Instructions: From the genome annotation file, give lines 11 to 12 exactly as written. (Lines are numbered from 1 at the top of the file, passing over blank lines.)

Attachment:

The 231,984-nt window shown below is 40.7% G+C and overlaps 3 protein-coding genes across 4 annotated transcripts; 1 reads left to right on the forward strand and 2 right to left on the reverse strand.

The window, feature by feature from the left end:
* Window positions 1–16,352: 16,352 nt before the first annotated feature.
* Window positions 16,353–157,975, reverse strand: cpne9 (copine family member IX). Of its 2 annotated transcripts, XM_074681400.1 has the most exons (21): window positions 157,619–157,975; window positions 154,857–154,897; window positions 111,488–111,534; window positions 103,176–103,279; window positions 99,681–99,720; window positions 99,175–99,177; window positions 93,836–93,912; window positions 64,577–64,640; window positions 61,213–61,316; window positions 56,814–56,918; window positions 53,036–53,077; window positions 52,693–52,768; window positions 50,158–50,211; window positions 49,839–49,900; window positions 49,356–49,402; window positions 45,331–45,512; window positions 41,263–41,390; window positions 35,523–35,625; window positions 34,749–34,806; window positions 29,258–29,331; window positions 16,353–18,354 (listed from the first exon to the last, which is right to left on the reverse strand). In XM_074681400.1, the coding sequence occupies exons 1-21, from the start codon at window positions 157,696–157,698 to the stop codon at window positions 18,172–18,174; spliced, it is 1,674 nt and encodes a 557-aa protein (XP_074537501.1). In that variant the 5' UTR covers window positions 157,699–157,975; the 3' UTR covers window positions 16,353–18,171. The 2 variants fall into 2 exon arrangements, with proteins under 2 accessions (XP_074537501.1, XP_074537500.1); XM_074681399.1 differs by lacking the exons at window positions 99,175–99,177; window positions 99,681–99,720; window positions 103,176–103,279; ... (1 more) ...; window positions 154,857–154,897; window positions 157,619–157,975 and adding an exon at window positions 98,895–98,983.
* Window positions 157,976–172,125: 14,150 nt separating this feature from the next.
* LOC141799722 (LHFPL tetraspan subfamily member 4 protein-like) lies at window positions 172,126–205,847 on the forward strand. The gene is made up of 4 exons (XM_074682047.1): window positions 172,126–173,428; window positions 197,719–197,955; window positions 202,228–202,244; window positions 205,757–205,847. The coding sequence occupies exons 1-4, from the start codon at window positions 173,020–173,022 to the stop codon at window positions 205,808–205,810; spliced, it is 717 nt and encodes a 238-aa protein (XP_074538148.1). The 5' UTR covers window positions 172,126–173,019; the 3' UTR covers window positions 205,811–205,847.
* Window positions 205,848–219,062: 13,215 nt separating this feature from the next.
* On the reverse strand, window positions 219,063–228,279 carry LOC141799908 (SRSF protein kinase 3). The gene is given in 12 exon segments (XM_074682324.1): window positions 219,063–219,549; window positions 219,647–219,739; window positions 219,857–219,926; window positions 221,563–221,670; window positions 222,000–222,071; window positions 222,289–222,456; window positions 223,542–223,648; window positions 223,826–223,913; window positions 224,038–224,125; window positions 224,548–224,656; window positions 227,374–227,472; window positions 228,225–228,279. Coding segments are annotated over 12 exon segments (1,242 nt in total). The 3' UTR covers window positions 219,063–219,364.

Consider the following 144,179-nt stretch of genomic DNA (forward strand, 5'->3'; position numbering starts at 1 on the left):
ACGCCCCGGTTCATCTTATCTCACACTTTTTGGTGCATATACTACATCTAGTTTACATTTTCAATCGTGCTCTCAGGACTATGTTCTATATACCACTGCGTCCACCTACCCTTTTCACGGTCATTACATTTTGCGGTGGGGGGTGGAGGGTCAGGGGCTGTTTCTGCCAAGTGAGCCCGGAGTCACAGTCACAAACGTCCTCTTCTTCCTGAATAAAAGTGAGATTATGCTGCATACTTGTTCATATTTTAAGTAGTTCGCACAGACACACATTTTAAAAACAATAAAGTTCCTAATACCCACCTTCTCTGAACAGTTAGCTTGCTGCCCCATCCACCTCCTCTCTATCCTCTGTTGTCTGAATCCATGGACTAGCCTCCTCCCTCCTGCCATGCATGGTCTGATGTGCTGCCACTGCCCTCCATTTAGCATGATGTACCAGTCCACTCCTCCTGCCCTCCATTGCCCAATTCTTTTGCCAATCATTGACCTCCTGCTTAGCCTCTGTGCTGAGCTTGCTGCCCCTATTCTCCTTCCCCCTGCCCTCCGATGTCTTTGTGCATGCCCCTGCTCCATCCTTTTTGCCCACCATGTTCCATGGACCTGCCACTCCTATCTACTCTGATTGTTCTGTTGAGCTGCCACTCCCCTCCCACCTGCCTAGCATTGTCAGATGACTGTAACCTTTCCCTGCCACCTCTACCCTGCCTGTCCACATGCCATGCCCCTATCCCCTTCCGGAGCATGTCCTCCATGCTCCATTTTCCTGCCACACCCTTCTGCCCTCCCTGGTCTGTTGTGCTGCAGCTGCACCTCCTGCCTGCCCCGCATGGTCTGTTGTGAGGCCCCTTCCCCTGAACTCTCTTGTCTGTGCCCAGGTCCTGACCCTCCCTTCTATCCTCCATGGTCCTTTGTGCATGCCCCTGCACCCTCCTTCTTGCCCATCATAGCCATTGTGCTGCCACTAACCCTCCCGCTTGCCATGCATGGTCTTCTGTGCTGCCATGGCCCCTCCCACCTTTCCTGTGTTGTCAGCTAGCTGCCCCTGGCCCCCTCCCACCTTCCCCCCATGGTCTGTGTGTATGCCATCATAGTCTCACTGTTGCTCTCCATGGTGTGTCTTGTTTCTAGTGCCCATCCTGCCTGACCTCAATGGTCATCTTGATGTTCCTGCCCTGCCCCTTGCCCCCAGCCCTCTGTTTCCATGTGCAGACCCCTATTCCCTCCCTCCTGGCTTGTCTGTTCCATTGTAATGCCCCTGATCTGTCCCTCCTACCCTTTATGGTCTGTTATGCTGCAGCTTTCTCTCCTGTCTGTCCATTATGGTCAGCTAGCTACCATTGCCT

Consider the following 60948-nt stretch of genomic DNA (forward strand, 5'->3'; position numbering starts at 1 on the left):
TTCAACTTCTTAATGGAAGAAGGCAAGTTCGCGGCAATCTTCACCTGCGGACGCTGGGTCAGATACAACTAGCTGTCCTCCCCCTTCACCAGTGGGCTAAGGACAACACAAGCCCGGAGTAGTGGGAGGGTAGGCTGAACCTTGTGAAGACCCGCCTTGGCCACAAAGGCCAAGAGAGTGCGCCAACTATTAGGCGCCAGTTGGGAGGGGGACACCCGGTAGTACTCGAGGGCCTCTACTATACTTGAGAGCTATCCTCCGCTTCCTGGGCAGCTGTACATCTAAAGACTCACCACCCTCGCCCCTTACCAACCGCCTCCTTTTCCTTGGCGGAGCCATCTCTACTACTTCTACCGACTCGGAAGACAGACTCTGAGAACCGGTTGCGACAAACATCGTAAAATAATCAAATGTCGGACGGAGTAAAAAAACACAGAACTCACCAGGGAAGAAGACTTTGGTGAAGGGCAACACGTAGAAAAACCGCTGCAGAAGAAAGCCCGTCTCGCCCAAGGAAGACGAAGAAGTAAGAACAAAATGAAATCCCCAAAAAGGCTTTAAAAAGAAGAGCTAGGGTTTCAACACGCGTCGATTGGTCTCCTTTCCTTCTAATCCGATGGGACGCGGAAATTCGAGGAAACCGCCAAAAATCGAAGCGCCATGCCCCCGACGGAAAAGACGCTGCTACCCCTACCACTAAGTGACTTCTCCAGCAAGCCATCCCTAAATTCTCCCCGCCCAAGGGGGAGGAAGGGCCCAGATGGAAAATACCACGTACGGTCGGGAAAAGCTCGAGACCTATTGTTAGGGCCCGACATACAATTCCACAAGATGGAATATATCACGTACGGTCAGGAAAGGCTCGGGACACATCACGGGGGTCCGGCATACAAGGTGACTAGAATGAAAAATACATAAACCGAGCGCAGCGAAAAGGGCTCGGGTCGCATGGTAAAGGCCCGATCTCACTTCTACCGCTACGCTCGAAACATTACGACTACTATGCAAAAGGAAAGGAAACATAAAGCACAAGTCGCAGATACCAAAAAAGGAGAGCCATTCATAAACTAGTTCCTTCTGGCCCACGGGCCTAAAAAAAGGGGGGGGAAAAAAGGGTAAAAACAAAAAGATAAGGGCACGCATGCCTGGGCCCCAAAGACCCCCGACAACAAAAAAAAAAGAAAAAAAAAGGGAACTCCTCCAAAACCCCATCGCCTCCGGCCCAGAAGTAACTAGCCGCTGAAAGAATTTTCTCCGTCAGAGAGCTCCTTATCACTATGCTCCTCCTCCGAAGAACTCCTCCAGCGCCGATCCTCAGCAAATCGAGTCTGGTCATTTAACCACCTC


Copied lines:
Consider the following 60948-nt stretch of genomic DNA (forward strand, 5'->3'; position numbering starts at 1 on the left):
TTCAACTTCTTAATGGAAGAAGGCAAGTTCGCGGCAATCTTCACCTGCGGACGCTGGGTCAGATACAACTAGCTGTCCTCCCCCTTCACCAGTGGGCTAAGGACAACACAAGCCCGGAGTAGTGGGAGGGTAGGCTGAACCTTGTGAAGACCCGCCTTGGCCACAAAGGCCAAGAGAGTGCGCCAACTATTAGGCGCCAGTTGGGAGGGGGACACCCGGTAGTACTCGAGGGCCTCTACTATACTTGAGAGCTATCCTCCGCTTCCTGGGCAGCTGTACATCTAAAGACTCACCACCCTCGCCCCTTACCAACCGCCTCCTTTTCCTTGGCGGAGCCATCTCTACTACTTCTACCGACTCGGAAGACAGACTCTGAGAACCGGTTGCGACAAACATCGTAAAATAATCAAATGTCGGACGGAGTAAAAAAACACAGAACTCACCAGGGAAGAAGACTTTGGTGAAGGGCAACACGTAGAAAAACCGCTGCAGAAGAAAGCCCGTCTCGCCCAAGGAAGACGAAGAAGTAAGAACAAAATGAAATCCCCAAAAAGGCTTTAAAAAGAAGAGCTAGGGTTTCAACACGCGTCGATTGGTCTCCTTTCCTTCTAATCCGATGGGACGCGGAAATTCGAGGAAACCGCCAAAAATCGAAGCGCCATGCCCCCGACGGAAAAGACGCTGCTACCCCTACCACTAAGTGACTTCTCCAGCAAGCCATCCCTAAATTCTCCCCGCCCAAGGGGGAGGAAGGGCCCAGATGGAAAATACCACGTACGGTCGGGAAAAGCTCGAGACCTATTGTTAGGGCCCGACATACAATTCCACAAGATGGAATATATCACGTACGGTCAGGAAAGGCTCGGGACACATCACGGGGGTCCGGCATACAAGGTGACTAGAATGAAAAATACATAAACCGAGCGCAGCGAAAAGGGCTCGGGTCGCATGGTAAAGGCCCGATCTCACTTCTACCGCTACGCTCGAAACATTACGACTACTATGCAAAAGGAAAGGAAACATAAAGCACAAGTCGCAGATACCAAAAAAGGAGAGCCATTCATAAACTAGTTCCTTCTGGCCCACGGGCCTAAAAAAAGGGGGGGGAAAAAAGGGTAAAAACAAAAAGATAAGGGCACGCATGCCTGGGCCCCAAAGACCCCCGACAACAAAAAAAAAAGAAAAAAAAAGGGAACTCCTCCAAAACCCCATCGCCTCCGGCCCAGAAGTAACTAGCCGCTGAAAGAATTTTCTCCGTCAGAGAGCTCCTTATCACTATGCTCCTCCTCCGAAGAACTCCTCCAGCGCCGATCCTCAGCAAATCGAGTCTGGTCATTTAACCACCTC